Members of the counter-improvised explosive device task force located at Forward Operating Base Kharn Nikah completed a successful controlled detonation of an IED turned in by local villagers, March 2.
Villagers in the area bring IEDs to the forward operating bases and outposts often, hoping to help rid the area of the dangerous devices.
“The locals around here are quite helpful,” said Lt. Andy Brett, a member of the CIED team, Task Force Helmand. “They want to get rid of the IEDs as much as we do to increase their freedom of movement.”
Villagers are also encouraged by coalition forces located in the area to provide information and bring in IEDs.
“The locals use it as a way of making sure that they’re safe and to help us out,” said Brett. “They also see it as a trust issue between the [infantry unit] here and themselves. We help them out with the local projects, giving them money to put in bridges to cross their tree lines easier and help them with farming and stuff like that.”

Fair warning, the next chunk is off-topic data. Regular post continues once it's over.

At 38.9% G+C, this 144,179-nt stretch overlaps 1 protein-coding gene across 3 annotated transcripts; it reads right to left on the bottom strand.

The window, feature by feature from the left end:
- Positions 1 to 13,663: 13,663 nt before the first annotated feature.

The area surrounding FOB Kharn Nikah is littered with IEDs, much like other areas of Helmand province. The desire of the Afghans who live near the base to help get rid of them increases the success and survivability of both Afghans and coalition forces.
Having the ability to move freely about the area helps coalition forces provide more security while also making life that much easier for farmers. Large amounts of recent rainfall have caused the ground in the area to turn into mud. The clear paths on the high ground are important for both groups.
The existing relationship with the villagers near the base has made destroying the many IEDs a much safer task than it normally would be.
“When an IED is handed in, it’s much simpler than when it’s in the ground,” said Brett. “Obviously, you can see it a lot easier and you know the make up of the IED, so it’s the simplest job we do out here.”
Beyond the immediate reward of destroying IEDs is another important mission for the members of the counter IED task force.
“Forensic evidence is vital. Whenever we get pressure plates or batteries, we send them back to [Camp] Bastion,” explained Brett. “If you can recover anything like the explosives content, it helps to build up a better picture of exactly what is being used in the area.”
Article by Lance Cpl. Jeremy Fasci, Regional Command Southwest